The capstone will thresh out the three monkey’s rotten harvest


At our Reno Cathedral this Sixteenth Sunday in Ordinary Time, Sharon Parker read from Jeremiah 23:1-6. Jeremiah scolds the leadership for “misleading and scattering the flock.” “The shepherds who shepherd my people have scattered my sheep and driven them away. You have not cared for them, but I will take care to punish your rotten harvest.” Joe Bell read from the second chapter in Ephesians:

Remember how at one time you, Gentiles in the flesh, called the lack of circumcision by the circumcised, were at that time without Christ, alienated from the community of Israel and strangers to the Brit of promise, without hope and without God in the cosmos. In Christ Jesus, you who once were far off have become near by the blood of Christ. He is our peace, he who made both one and broke down the dividing wall of division, through his flesh…  You are no longer strangers and sojourners, but fellow citizens with the dedicated ones, members of the household of God, built upon the foundation of the apostles and prophets, with Christ Jesus as capstone… In him, you are growing into a dwelling of God.

After Mass, an alarming conversation was in the nave, the central approach to our altar, the main body of our Cathedral. One man, probably in his fifties, commented how he used to be a working person. He used to be a working person, but is no longer. He was not retired. He is not so rich that he no longer works. He is one of the shepherds, a leader, whose job it is to shepherd the secular flock in the secular cosmos.

“Cosmetology” and “Cosmos” are related. The cosmos is not any world. “Cosmetology” is the study of “cosmos,” or “order,” as it relates to people’s hair and nails. The cosmos is the ordered world we see around us. “The treasury is being part of a living community,” relates a centurion’s faith, as he requests Jesus to heal his servant. He is not separate from his servant, but part of the grander community, including servants under him, and his superiors over him.

The treasury is being part of a living community,” presents the Jewish tradition of the Four Sons and relates this tradition to our liturgy. The foolish son cuts himself from the community, as does the man saying he is not part of the working community. He does not look up at our mural to see Pope Pius X pointing the working people, dressed in working class clothes, to the four rivers of life.

He does not look to the right and see St. Joseph the Worker, embodiment of all of us, retired and not retired, working class, and people of both lower and higher standing. He does not see in the Eucharist the words of St. Paul who through Jesus Christ calls us to be, “Fellow citizens with the dedicated ones, members of the household of God… with Jesus as capstone.”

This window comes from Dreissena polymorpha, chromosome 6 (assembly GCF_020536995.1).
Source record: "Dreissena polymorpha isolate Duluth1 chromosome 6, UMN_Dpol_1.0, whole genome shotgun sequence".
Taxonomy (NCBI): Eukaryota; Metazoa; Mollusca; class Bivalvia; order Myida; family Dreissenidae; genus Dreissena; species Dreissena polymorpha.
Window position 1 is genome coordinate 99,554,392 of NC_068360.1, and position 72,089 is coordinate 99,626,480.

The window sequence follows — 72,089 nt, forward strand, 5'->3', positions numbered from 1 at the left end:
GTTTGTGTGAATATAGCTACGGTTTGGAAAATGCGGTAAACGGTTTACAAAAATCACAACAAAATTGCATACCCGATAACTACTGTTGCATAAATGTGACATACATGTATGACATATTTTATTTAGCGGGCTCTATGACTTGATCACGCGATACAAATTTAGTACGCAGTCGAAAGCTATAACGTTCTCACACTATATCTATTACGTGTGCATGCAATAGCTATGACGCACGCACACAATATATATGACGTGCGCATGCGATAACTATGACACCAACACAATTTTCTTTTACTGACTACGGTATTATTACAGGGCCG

Jesus told them, “Did you never read in the writings: ‘the stone the builders rejected became the capstone; by the Personal Name this has this been done, and it is wonderful in our eyes?” God will take his kingdom from you and give it to a people that will produce its fruit. The one falling on this stone will be crushed; it will crush anyone on whom it threshes.” The capstone threshes and Jeremiah tells us, “I will take care to punish your rotten harvest.” The imagery is intentional.

The capstone of the temple is not like the capstone of our Cathedral, rendered in the slideshow. If it were, how could the builders reject it and it become the capstone, the first stone set in building the temple? The capstone is the last stone set, the one set as the grand cosmetic edifice in the building. That is the high altar. If we do not produce fruit, are we better than the Pharisees, crushed by the altar, the capstone of the building they set as more important than the people?

Barbara debates Ken about the sound of silence part I,” “Part 2” and “Seven reasons Catholics leave including our Cathedral and Diocese in Reno,” relate the plight of workers in contemporary America. They relate how our leadership is so much like the leadership of Jeremiah 23:1-6. We are not gathering in the common workers, the lost sheep of the house of Israel; we are scattering.


Four years ago, CNN gave us the election results from the presidential election. These results reflect a disturbing pattern still existing today. If only people of European/Caucasian ancestry had voted, John McCain would have won the election and won it handily. People from other races did vote, and our President is Barack Obama. The alarm is not that minorities voted, of course, but the clear divide between the one established European community, the leaders, those who are supposed to shepherd, and the sheep.

The established community insists it can play the role of the three monkeys who see, hear, and speak no evil, and the problems will just go away. God will hold them accountable for their intentional blindness.

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